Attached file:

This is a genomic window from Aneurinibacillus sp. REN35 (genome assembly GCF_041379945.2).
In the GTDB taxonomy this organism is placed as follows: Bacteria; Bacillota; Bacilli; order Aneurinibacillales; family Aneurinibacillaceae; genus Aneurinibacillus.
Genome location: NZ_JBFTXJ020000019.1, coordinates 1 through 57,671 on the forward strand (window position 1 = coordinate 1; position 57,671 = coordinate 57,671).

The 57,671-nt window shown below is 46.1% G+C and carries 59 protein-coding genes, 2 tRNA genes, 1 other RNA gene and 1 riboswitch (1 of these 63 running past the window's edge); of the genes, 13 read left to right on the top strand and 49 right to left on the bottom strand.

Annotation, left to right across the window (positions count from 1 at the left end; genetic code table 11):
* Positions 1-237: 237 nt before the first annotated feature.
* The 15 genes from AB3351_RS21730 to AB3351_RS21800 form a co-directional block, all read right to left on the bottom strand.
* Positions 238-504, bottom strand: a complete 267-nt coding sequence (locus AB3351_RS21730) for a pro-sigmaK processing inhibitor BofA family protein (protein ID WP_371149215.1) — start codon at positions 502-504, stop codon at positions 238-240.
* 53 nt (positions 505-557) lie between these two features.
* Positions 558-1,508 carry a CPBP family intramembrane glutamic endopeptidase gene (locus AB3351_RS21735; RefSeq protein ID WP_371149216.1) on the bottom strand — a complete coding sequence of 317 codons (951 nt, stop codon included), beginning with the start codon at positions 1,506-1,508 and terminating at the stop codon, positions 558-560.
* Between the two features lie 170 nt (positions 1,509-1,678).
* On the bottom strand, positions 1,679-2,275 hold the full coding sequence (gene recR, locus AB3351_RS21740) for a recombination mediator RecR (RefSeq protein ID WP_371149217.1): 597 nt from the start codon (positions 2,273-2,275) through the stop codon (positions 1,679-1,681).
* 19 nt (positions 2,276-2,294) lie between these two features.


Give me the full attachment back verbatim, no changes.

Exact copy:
This is a genomic window from Aneurinibacillus sp. REN35 (genome assembly GCF_041379945.2).
In the GTDB taxonomy this organism is placed as follows: Bacteria; Bacillota; Bacilli; order Aneurinibacillales; family Aneurinibacillaceae; genus Aneurinibacillus.
Genome location: NZ_JBFTXJ020000019.1, coordinates 1 through 57,671 on the forward strand (window position 1 = coordinate 1; position 57,671 = coordinate 57,671).

The 57,671-nt window shown below is 46.1% G+C and carries 59 protein-coding genes, 2 tRNA genes, 1 other RNA gene and 1 riboswitch (1 of these 63 running past the window's edge); of the genes, 13 read left to right on the top strand and 49 right to left on the bottom strand.

Annotation, left to right across the window (positions count from 1 at the left end; genetic code table 11):
* Positions 1-237: 237 nt before the first annotated feature.
* The 15 genes from AB3351_RS21730 to AB3351_RS21800 form a co-directional block, all read right to left on the bottom strand.
* Positions 238-504, bottom strand: a complete 267-nt coding sequence (locus AB3351_RS21730) for a pro-sigmaK processing inhibitor BofA family protein (protein ID WP_371149215.1) — start codon at positions 502-504, stop codon at positions 238-240.
* 53 nt (positions 505-557) lie between these two features.
* Positions 558-1,508 carry a CPBP family intramembrane glutamic endopeptidase gene (locus AB3351_RS21735; RefSeq protein ID WP_371149216.1) on the bottom strand — a complete coding sequence of 317 codons (951 nt, stop codon included), beginning with the start codon at positions 1,506-1,508 and terminating at the stop codon, positions 558-560.
* Between the two features lie 170 nt (positions 1,509-1,678).
* On the bottom strand, positions 1,679-2,275 hold the full coding sequence (gene recR, locus AB3351_RS21740) for a recombination mediator RecR (RefSeq protein ID WP_371149217.1): 597 nt from the start codon (positions 2,273-2,275) through the stop codon (positions 1,679-1,681).
* 19 nt (positions 2,276-2,294) lie between these two features.